African American History


African American History


African-American History

Collection Items

Underground Railroad - Kelton House
Marker Text: When Fernando Cortez and Sophia Stone Kelton built this house in 1852, it was the last residence on East Town Street and was surrounded by pastureland. Ardent abolitionists, the Keltons were members of the local antislavery society.…

Underground Railroad - Second Baptist Church
Marker Text: Side A:
Second Baptist Church - Columbus' Oldest Black Baptist Church, 1836

Second Baptist Church cordially received its independence as a mission church from the First Baptist Church on January 7, 1836. Rev. Ezekiel Fields was…

Underground Railroad - Rev. James Poindexter
Marker Text:
James P. Poindexter Leads the Anti-Slavery Baptist Church

James Preston Poindexter (1819-1907) became pastor of Second Baptist Church in 1858 after Second Baptist and the Anti-Slavery church merged. He joined the Underground Railroad…

Underground Railroad - Stoner House
Marker Text: The Stoner House, built circa 1862 on a natural spring thought to have medicinal properties, served as an inn, tavern, and spa, and as a hiding place for runaway slaves. George Stoner, owner and operator, drove the stagecoach from…

Underground Railroad - Statehouse Marker
Marker Text:
Side A: The Underground Railroad was neither underground nor a railroad, but a system of loosely connected safe havens where those escaping the brutal conditions of slavery were sheltered, fed, clothed, nursed, concealed, disguised, and…

Underground Railroad - Clinton Chapel/ Southwick Funeral Home
Rev. Jason Bull conducted services in the Clinton Chapel (Methodist Episcopal Church) at this site while his daughter took food and water to runaways hidden in an interior room.

Location: 3100 N. High Street, Columbus, Ohio

Underground Railroad - Neil Mansion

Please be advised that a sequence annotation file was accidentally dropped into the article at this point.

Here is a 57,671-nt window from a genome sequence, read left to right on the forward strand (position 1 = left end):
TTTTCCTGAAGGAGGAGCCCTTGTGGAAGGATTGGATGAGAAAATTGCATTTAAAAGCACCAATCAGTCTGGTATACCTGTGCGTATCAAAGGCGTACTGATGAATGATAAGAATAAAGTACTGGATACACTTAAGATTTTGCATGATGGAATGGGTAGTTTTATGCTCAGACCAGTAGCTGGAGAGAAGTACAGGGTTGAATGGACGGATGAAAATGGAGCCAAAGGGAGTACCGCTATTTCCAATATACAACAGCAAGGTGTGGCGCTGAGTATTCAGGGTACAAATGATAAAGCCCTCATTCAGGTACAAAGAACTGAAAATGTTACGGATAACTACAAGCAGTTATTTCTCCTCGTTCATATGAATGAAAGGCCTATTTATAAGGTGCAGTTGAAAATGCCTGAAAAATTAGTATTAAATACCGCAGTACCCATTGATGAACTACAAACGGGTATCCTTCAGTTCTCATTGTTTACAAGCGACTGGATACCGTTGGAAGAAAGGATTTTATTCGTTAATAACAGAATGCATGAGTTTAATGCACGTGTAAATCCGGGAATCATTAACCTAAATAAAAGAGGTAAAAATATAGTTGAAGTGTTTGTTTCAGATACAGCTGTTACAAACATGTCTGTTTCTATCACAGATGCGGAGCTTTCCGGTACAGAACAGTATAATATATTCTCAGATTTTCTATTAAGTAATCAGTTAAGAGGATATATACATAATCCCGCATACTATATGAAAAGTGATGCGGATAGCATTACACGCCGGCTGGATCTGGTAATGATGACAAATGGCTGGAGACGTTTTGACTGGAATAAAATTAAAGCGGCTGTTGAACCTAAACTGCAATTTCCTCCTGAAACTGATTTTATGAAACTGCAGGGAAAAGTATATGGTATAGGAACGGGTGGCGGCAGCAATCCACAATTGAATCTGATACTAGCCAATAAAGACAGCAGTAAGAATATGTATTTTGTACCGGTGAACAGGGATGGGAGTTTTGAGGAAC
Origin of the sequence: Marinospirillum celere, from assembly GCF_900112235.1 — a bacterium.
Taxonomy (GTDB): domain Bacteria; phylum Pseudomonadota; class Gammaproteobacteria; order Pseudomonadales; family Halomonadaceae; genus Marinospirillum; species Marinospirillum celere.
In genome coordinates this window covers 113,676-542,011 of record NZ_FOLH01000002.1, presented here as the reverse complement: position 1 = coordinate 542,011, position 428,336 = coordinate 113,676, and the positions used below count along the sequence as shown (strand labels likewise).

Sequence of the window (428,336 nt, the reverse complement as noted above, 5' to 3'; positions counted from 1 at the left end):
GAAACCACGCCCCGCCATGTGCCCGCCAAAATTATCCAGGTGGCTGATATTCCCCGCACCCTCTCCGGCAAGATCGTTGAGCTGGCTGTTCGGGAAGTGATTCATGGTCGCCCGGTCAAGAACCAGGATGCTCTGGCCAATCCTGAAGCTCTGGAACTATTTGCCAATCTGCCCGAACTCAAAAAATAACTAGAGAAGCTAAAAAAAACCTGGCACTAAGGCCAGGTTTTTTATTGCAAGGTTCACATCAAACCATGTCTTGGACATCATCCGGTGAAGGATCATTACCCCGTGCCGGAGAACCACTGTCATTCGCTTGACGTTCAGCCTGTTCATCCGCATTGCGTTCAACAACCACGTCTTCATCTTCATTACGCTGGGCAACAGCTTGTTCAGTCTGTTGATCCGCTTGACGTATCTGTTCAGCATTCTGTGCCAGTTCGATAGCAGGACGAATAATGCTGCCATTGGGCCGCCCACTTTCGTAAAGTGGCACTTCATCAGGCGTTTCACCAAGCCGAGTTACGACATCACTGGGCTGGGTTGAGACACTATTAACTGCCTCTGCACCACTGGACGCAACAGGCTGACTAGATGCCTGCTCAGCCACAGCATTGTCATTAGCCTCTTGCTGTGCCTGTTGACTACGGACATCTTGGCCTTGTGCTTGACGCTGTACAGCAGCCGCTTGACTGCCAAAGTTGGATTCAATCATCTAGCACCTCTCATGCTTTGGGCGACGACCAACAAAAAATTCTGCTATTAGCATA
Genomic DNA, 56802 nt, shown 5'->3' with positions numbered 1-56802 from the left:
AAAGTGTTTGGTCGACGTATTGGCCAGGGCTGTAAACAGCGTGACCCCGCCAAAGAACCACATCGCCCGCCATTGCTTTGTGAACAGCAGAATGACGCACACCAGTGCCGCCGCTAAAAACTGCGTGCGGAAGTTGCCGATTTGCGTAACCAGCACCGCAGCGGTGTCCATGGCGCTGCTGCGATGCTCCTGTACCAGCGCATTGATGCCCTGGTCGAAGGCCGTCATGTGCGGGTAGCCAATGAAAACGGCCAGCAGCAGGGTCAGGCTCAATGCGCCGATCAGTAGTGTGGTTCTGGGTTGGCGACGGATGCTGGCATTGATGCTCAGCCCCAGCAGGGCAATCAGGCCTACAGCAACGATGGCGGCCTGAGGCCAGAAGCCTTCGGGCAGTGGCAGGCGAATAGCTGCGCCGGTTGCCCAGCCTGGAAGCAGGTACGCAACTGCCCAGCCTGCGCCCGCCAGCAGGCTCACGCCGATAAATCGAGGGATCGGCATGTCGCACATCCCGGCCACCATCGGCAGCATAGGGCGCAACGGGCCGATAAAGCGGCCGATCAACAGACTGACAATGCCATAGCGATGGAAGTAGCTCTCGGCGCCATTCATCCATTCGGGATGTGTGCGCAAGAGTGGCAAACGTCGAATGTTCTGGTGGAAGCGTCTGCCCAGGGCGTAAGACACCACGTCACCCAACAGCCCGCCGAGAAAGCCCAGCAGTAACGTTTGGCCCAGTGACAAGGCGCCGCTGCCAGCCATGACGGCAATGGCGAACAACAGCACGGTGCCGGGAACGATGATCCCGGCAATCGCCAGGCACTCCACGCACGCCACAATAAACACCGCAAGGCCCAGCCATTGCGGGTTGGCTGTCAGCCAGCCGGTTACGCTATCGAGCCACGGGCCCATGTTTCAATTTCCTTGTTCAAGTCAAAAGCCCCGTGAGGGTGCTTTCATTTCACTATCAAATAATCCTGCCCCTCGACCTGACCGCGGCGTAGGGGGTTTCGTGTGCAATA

This home was built by Robert Neil in 1856 and later owned by his brother Henry Neil. Ambrose and Catherine Juris were servants for the Neil family for many years. The cellar contains a small enclosed room that may have been used to hide runaway…

Underground Railroad - Ozem Gardner House
Ozem Gardner came to Ohio from Otsego County, New York in 1817. An active member of the Worthington Anti-Slavery Society, he operated an underground railroad station from his home on Flint Road. He traveled the area selling fresh vegetables with…

Underground Railroad - Zenus Jackson Home
Built in 1856, this property was encircled by mounds built by the Adena Indians. It contained two "blind rooms" in the basement.

Location: 3845 Westerville Road, Columbus, Ohio

Underground Railroad - Kimball House
Hannibal H. Kimball used his two-story barn to hide runaways until he could get them to the barn of Samuel Chamberlain further east.

Location: 452 Kimball Place, Columbus, Ohio

Underground Railroad - Sharp Family Homes
Marker Text:
Side A: Sharp Family Homes
The Sharp family homes and their locations on N. State Street and Africa Road mark an important route through Westerville on the Underground Railroad. The family patriarch, Garrit Sharp, was an original…

Underground Railroad - William Hanby House
Marker Text: Bishop William Hanby, (1807-1880) courageous and of strong convictions, publicly voiced his scorn at a law that made it a felony to give food to a hungry slave, or shelter to a friendless man. From pulpit, platform, and workbench he…

Underground Railroad - Christian Heyl House
Johann Christian Heyl was the first German in Columbus. He served on City Council for 14 years, was County Treasurer for 8 years, an associate judge in the Court of Common Pleas for 14 years, was appointed to the first public school board, and was…

Underground Railroad - Mattoon/Woodrow House
This home was built between 1837-1840 at the northwest corner of High and North Street in Worthington. The house was moved to its present location, 72 E. North Street, in 1932. While on High Street, the property was owned by Ansel Mattoon, who…

Underground Railroad - Margaret Agler Home
Known as the white house on the bend of the creek, this home was built in 1841. The home includes a basement tunnel that has collapsed but likely led to nearby Alum Creek. It also has has a hidden crawl space, large enough to hold three people, off…
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